Meanwhile, as 180 countries begin their second week of talks in Bangkok, Thailand [
See WIMS 9/28/09] the UK's Guardian is reporting that, developing countries are showing "their deep frustration at the slow pace of the negotiations on Kyoto's next round." Reportedly, Yu Qingtai China's special representative on climate talks said, "The reason why we are not making progress [in the talks] is the lack of political will by Annex 1 [industrialized] countries. There is a concerted effort to fundamentally sabotage the Kyoto protocol. We now hear statements that would lead to the termination of the protocol. They are introducing new rules, new formats. That's not the way to conduct negotiations."

Also reported is that, Lumumba Di-Aping, Sudanese chair of the G77, the UN's largest intergovernmental organization of developing states which represents 130 countries at the talks has said, "Feelings are running high in the G77. It is clear now that the rich countries want a deal outside the Kyoto agreement. It would be based on a total rejection of their historical responsibilities. This is an alarming development. The intention of developed countries is clearly to kill the protocol."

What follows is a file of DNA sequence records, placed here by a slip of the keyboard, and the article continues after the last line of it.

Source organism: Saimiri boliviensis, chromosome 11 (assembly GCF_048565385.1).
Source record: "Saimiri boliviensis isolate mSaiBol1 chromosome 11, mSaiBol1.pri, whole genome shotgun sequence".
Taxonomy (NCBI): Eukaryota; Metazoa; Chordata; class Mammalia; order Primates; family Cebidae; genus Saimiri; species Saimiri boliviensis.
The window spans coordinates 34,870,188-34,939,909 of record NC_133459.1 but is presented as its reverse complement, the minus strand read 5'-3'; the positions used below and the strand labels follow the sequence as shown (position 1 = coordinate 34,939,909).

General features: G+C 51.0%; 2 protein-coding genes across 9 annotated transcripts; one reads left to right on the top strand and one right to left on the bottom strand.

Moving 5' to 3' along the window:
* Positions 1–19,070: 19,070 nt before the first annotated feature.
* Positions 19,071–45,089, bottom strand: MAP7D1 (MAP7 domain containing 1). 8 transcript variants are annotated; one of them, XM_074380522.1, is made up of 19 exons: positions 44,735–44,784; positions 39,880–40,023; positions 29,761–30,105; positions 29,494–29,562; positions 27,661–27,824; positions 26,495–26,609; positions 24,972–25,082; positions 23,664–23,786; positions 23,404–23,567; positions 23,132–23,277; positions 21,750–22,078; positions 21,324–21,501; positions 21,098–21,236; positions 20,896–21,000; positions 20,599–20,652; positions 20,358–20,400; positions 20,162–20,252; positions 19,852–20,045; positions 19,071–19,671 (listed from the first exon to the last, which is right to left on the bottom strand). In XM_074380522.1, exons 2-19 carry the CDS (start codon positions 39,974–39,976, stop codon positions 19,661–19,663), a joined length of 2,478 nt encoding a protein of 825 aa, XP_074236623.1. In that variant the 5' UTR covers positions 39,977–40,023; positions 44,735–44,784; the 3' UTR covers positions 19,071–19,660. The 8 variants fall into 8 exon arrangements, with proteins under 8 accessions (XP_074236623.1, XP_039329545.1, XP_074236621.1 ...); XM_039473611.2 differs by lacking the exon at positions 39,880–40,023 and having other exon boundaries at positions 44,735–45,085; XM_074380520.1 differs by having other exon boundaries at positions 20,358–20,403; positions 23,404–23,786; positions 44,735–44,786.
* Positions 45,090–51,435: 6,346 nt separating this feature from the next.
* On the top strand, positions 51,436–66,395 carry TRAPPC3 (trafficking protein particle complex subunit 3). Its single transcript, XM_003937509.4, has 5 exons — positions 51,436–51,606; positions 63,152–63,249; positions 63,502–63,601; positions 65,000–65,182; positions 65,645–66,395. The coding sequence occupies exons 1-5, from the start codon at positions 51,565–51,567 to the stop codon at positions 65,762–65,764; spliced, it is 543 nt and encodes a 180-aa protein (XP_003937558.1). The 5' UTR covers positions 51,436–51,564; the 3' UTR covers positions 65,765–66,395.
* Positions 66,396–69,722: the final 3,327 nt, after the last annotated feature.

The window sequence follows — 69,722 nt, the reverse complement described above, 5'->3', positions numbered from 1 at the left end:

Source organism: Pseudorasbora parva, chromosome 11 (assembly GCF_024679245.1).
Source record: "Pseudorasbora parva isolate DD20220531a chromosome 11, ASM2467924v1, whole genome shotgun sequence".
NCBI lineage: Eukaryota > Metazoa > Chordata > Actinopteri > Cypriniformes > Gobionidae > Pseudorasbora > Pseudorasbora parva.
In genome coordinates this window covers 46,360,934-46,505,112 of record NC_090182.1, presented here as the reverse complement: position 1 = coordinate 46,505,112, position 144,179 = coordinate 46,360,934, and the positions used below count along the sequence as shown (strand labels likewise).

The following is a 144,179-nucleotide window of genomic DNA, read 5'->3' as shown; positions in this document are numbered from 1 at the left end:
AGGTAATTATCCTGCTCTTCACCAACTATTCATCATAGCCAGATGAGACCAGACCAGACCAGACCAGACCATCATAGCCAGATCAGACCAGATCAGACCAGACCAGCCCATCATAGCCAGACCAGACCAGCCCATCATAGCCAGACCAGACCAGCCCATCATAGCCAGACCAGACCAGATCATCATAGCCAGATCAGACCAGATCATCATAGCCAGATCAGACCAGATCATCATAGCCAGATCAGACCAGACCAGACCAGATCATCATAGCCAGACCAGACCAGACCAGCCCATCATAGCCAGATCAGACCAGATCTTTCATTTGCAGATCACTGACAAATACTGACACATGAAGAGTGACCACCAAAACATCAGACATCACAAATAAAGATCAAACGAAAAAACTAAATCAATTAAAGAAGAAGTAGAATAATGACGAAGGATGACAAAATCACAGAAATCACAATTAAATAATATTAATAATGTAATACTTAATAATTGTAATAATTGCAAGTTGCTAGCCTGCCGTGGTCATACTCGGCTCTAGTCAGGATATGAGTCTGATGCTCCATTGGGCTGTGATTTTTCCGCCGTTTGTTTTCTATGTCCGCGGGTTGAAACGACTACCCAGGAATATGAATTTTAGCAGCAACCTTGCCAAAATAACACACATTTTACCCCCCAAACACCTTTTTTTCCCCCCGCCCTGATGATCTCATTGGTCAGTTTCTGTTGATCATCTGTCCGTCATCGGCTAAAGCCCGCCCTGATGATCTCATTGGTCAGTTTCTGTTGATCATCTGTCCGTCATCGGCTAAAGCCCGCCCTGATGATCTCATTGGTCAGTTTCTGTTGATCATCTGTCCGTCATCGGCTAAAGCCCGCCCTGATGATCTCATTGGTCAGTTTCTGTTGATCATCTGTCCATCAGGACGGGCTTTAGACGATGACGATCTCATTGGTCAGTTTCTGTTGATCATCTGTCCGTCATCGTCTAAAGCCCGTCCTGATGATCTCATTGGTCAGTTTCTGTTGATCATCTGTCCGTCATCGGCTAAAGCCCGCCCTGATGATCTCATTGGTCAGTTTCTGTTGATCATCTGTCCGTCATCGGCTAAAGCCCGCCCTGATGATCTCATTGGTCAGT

Another article in the Guardian reports that there is a high degree of secrecy in the Bangkok negotiations. They report, ". . .the press, the NGOs, even business - are not allowed to see or hear any of the negotiating sessions. And our EU leaders plan just one short session with the world's media on Friday afternoon when the talks here finish."

Additionally, the buzz in the climate change community is whether President Obama will make a return trip to Copenhagen in December after his recent trip to press for the Olympics to be held in Chicago. At a demonstration in Copenhagen, Greenpeace displayed a large banner St. Nicholas Church Tower reading Right city, wrong date.” Bloomberg reports that Phyllis Cuttino, director of the Pew Environment Group’s U.S. Global Warming Campaign in Washington said, “I would hope since he went to push Chicago’s bid for the Olympics, he would go back in December to help save the world from climate change.” And, Annie Petsnok, a lawyer for Environmental Defense Fund said, "Other nations hope the president’s willingness to go to Copenhagen for the Olympics signals that he will be willing to do the same kind of outreach needed to move the climate issue forward."